One of my favourite parts of overland travel has to be camping out. After spending a day travelling through a country at your own pace, be it on foot, by bike or car, you develop a connection and an appreciation for nature and the land. As the day draws to an end, Mother Nature 9 times out of 10 will reward your days efforts with a stunning place to lay your head for the night where you can sit back and enjoy the stars and the moonlit landscape around you, connecting with you in a way that most tourists will never understand. The icing on the cake is that this priceless, soul enriching experience is free.
There is an art to selecting the perfect wild camp and a bit of effort in your selection will pay dividends on your experience, here are some of my top tips for selecting a stealth camp site:
Take Some Time To Look
Yeah you can get away with pitching your tent almost anywhere secluded at sunset and be gone by sunrise before anyone sees you, but this method means you don't get to really make the most of your surroundings. The best places are rarely on the side of the road so you will need to put some effort in by heading down side roads and trails to find them. I generally start looking about 2hrs before sunset because half the fun is in exploring your area. Having said that, life has taught me never to settle for the first/easy option. If you find somewhere nice remember where it is and keep looking for a little bit longer, you never know what's around the next corner.
Make sure you are not on private land
The last thing you ever want is to get a knock on your car window or your tent from someone asking what you're doing on their land and then asking you to move on. In North America this also includes Indian Reserves. As the Native cop above said to us "Of course you're not allowed here; you're white". We were nearly arrested and our car was going to be impounded because it was considered as trespassing on Reserve land, even though there wasn't a single sign anywhere saying it was!
Make sure you are well hidden
The more hidden you are from a road and the fewer people that can see you the better. Again,this reduces the chance of someone coming and asking you to move on because sometimes time you never can be too sure if you are on private land. It's also good on the safety and noise front because when you're in a tent, everything seems louder and closer. It's amazing how much people walking near your tent can disturb your nights sleep.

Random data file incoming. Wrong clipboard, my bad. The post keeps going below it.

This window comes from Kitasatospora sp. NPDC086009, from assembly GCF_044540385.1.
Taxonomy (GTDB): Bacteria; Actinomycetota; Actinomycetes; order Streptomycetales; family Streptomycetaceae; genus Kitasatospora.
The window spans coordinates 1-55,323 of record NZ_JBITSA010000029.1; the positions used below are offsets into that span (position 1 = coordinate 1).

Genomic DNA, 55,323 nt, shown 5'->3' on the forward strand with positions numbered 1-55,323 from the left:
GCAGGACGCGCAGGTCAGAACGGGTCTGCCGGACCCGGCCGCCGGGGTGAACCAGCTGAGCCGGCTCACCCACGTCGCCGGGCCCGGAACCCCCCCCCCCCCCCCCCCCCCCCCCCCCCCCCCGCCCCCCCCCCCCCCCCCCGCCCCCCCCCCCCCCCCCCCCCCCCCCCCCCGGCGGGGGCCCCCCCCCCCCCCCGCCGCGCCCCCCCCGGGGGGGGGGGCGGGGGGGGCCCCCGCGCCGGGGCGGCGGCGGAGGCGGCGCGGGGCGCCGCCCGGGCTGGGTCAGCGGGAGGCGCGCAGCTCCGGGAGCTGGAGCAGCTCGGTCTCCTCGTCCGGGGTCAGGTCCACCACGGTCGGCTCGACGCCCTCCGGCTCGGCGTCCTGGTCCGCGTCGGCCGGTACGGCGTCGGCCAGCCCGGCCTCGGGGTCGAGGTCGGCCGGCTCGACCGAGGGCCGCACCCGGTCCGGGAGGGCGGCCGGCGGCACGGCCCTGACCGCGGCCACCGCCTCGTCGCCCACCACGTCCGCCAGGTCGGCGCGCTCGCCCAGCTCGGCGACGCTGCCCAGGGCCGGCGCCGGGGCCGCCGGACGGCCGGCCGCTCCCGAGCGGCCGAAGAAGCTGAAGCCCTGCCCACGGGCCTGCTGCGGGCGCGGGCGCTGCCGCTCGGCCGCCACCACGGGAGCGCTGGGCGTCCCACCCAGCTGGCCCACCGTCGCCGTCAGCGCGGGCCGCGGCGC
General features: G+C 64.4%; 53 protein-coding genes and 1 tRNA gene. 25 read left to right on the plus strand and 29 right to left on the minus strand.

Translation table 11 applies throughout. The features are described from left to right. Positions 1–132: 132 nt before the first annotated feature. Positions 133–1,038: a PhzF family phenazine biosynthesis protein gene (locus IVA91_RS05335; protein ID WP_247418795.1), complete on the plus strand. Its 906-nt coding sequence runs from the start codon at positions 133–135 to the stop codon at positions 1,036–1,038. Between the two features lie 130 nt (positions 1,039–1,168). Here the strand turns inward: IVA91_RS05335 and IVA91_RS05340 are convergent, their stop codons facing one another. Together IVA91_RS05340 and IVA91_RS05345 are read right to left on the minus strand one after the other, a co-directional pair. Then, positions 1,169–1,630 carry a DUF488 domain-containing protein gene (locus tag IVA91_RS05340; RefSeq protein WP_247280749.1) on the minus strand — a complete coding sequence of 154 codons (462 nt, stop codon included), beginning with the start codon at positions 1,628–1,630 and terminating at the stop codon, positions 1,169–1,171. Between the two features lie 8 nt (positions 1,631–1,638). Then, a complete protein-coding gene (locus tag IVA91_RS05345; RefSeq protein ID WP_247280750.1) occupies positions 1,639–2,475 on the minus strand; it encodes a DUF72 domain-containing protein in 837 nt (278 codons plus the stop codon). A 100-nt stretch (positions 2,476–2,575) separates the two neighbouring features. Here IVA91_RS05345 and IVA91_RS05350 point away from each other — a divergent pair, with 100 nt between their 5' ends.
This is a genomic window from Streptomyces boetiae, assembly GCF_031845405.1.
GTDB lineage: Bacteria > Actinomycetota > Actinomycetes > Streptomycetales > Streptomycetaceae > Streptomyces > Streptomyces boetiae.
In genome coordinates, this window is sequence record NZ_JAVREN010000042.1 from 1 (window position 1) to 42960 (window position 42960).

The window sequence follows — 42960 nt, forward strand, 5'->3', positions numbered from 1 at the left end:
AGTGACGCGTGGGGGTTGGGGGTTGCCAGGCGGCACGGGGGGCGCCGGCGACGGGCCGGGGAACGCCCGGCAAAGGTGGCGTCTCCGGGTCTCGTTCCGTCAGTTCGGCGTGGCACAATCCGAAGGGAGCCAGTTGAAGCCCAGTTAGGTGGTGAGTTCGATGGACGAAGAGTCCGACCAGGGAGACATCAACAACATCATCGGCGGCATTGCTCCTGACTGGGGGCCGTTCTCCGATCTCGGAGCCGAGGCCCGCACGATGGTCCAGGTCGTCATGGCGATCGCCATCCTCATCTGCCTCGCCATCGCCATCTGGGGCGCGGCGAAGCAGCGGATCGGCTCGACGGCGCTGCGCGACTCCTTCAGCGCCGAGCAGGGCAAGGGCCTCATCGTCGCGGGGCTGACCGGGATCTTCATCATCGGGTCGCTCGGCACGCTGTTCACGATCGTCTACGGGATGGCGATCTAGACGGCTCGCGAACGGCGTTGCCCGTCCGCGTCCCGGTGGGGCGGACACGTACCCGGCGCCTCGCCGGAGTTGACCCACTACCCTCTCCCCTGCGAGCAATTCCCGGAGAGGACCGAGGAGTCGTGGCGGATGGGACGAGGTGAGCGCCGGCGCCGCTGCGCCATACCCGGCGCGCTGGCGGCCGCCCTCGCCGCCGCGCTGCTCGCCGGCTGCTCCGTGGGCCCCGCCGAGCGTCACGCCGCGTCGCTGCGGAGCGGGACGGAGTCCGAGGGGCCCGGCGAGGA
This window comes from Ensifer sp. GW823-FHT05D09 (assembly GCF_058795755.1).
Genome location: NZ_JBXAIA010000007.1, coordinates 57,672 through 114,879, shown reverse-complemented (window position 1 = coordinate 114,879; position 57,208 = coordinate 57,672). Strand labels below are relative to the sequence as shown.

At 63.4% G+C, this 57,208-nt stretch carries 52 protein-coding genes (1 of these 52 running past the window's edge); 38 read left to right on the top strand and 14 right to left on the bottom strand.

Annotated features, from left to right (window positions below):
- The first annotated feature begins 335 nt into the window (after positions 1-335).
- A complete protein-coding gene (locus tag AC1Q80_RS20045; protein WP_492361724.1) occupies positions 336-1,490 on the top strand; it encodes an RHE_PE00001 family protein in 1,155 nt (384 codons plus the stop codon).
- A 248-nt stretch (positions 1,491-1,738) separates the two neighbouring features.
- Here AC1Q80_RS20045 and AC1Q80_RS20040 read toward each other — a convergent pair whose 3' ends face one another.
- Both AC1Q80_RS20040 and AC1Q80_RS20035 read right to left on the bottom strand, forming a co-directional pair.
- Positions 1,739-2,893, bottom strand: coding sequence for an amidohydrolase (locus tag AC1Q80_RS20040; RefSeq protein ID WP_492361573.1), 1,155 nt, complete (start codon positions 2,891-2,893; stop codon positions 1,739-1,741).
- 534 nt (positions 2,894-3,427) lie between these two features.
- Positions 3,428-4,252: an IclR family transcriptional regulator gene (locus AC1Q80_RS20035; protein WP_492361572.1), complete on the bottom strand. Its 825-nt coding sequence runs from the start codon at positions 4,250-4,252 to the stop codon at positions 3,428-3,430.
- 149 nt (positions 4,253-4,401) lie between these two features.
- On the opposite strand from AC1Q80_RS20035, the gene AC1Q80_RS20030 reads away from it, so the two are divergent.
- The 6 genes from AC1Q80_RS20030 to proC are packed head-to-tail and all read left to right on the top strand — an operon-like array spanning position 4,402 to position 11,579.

If however you're on a road trip and your car has blacked out windows and you can't be seen in the back, you can generally get away with parking anywhere because you just look like you are parked up. A friend even managed to spend a few days sleeping in downtown Toronto in his Dodge Caravan!
Find back country roads
By back country roads I mean a dirt road that heads out into the countryside. These generally have very little traffic on them and are a prime place to start looking for a nice secluded site where you are unlikely to be disturbed by people or police. The further you go down an unmarked trail the better.
Look for water
Use your map to find rivers, lakes and oceans in your area. These generally have an abundance of hidden areas that boast amazing views. If it's a little too populated for your liking, just follow the banks or the shore until you do find a quiet spot. Lakes and rivers also have the added bonus of doubling as a bath and a washing machine.
If you don't think you're supposed to be there, leave early
There will be times when you don't have any choice but to camp where you're pretty certain you shouldn't be camping (ie a National Park). In cases like this I avoid setting up camp until the sun is setting, that way if someone does see you they won't think anything of it. Whereas if they saw your tent and said you had to go, finding a new spot in the dark is going to be very difficult. If you suspect you might be somewhere you shouldn't be, aim to leave before 6am as this is probably the earliest a park ranger or warden will start doing a patrol. There could be a fine of sorts if you get caught.
Don't be afraid to ask
If you are limited on space and you think there is a high possibility that you will be on someone's land, go and ask them! People generally don't mind if you camp behind their petrol station or even in their hangar (above), it's just courtesy to ask their permission first so they know that you're not a threat and don't spend the night wondering who you are. It will give you some piece of mind too.
In the west, even campsites are pretty pricey these days. On a road trip around Canada in 2016, the cheapest Provincial Park campsite we found was still $13 a night and some were as much as $26, which drastically increases the cost of your trip. Not only is free camping a money saver but you can also find yourself waking up with views from your bed that money can't buy and a silence that campgrounds just can't offer. That and it's actually quite fun and exciting trying to find that perfect spot and staying hidden from people.
Building confidence with wild camping is a great way to free yourself from the problem of finding somewhere to stay and to also save yourself a lot of money. The more you do it, the more comfortable you'll be with it and the more comfortable you are with it, the more you'll do it. Wild camping really is the ultimate in freedom and will totally change your travel experience.